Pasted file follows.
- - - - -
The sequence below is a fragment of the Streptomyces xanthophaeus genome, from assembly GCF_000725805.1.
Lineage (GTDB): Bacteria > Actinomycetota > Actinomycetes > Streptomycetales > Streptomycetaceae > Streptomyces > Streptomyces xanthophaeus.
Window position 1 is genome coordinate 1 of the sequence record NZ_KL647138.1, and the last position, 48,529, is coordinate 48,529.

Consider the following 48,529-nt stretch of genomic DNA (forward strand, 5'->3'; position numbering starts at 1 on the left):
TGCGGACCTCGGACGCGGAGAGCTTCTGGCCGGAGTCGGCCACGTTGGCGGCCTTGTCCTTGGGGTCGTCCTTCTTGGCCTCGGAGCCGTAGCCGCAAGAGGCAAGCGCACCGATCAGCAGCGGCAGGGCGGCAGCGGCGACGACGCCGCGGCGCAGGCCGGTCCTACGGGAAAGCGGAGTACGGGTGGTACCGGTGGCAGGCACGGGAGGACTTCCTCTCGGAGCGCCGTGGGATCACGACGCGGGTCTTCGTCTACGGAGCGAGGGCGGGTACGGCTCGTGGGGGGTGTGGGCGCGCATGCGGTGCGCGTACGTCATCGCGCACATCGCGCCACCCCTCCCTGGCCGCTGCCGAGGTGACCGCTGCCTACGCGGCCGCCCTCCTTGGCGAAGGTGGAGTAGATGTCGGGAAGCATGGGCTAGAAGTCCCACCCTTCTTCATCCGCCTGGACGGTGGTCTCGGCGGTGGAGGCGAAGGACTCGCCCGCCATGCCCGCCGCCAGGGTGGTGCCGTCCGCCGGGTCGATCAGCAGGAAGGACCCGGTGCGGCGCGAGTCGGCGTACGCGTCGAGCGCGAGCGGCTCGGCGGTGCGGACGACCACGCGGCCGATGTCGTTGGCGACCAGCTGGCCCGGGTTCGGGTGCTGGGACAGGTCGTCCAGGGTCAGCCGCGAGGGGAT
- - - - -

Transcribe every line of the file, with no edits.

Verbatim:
The sequence below is a fragment of the Streptomyces xanthophaeus genome, from assembly GCF_000725805.1.
Lineage (GTDB): Bacteria > Actinomycetota > Actinomycetes > Streptomycetales > Streptomycetaceae > Streptomyces > Streptomyces xanthophaeus.
Window position 1 is genome coordinate 1 of the sequence record NZ_KL647138.1, and the last position, 48,529, is coordinate 48,529.

Consider the following 48,529-nt stretch of genomic DNA (forward strand, 5'->3'; position numbering starts at 1 on the left):
TGCGGACCTCGGACGCGGAGAGCTTCTGGCCGGAGTCGGCCACGTTGGCGGCCTTGTCCTTGGGGTCGTCCTTCTTGGCCTCGGAGCCGTAGCCGCAAGAGGCAAGCGCACCGATCAGCAGCGGCAGGGCGGCAGCGGCGACGACGCCGCGGCGCAGGCCGGTCCTACGGGAAAGCGGAGTACGGGTGGTACCGGTGGCAGGCACGGGAGGACTTCCTCTCGGAGCGCCGTGGGATCACGACGCGGGTCTTCGTCTACGGAGCGAGGGCGGGTACGGCTCGTGGGGGGTGTGGGCGCGCATGCGGTGCGCGTACGTCATCGCGCACATCGCGCCACCCCTCCCTGGCCGCTGCCGAGGTGACCGCTGCCTACGCGGCCGCCCTCCTTGGCGAAGGTGGAGTAGATGTCGGGAAGCATGGGCTAGAAGTCCCACCCTTCTTCATCCGCCTGGACGGTGGTCTCGGCGGTGGAGGCGAAGGACTCGCCCGCCATGCCCGCCGCCAGGGTGGTGCCGTCCGCCGGGTCGATCAGCAGGAAGGACCCGGTGCGGCGCGAGTCGGCGTACGCGTCGAGCGCGAGCGGCTCGGCGGTGCGGACGACCACGCGGCCGATGTCGTTGGCGACCAGCTGGCCCGGGTTCGGGTGCTGGGACAGGTCGTCCAGGGTCAGCCGCGAGGGGAT